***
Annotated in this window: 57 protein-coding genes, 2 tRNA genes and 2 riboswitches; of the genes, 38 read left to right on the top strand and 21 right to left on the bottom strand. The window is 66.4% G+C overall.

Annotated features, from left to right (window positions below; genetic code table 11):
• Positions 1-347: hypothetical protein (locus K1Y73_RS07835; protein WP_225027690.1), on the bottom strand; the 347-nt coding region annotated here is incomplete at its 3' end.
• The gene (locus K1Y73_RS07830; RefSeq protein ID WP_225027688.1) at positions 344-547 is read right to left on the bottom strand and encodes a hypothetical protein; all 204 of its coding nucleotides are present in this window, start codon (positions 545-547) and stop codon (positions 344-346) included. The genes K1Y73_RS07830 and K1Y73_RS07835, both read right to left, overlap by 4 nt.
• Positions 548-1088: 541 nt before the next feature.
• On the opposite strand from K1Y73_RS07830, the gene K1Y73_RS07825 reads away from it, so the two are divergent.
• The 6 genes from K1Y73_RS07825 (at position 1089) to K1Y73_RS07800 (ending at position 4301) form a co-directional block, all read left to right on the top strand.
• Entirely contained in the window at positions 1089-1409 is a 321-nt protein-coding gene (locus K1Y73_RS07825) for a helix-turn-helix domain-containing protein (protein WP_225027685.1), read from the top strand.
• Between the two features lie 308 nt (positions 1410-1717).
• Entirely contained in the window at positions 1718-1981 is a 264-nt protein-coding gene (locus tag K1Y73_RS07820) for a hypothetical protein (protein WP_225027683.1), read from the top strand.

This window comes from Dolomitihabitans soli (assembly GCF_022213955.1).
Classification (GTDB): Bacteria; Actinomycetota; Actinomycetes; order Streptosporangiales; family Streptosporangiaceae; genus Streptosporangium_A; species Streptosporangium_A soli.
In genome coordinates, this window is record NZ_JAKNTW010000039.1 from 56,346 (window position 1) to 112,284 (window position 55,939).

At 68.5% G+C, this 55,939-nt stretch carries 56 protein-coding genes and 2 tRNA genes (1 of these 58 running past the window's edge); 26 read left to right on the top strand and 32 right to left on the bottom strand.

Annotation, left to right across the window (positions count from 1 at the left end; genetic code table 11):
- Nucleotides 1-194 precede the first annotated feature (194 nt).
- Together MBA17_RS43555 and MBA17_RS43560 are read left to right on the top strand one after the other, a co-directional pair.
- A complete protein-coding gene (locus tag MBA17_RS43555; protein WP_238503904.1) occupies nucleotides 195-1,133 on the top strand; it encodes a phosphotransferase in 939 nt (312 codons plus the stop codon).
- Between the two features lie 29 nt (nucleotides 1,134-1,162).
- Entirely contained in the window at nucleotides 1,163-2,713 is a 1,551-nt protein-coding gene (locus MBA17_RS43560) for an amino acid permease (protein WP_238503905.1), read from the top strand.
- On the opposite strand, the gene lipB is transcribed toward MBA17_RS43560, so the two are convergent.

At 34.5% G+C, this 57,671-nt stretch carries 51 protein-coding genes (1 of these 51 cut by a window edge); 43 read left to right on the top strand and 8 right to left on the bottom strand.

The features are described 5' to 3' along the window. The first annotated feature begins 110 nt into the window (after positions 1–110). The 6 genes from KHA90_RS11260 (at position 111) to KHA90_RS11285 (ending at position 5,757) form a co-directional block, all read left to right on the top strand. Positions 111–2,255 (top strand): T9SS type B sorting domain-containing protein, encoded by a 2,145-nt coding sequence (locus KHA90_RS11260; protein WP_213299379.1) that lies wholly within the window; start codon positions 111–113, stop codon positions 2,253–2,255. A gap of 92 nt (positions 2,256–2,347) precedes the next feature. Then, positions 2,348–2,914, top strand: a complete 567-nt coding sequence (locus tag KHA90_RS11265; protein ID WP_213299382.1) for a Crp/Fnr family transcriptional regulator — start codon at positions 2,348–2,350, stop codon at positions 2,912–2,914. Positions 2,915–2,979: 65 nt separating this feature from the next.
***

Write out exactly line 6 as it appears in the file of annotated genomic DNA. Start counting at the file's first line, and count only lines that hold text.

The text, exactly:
• On the opposite strand from K1Y73_RS07830, the gene K1Y73_RS07825 reads away from it, so the two are divergent.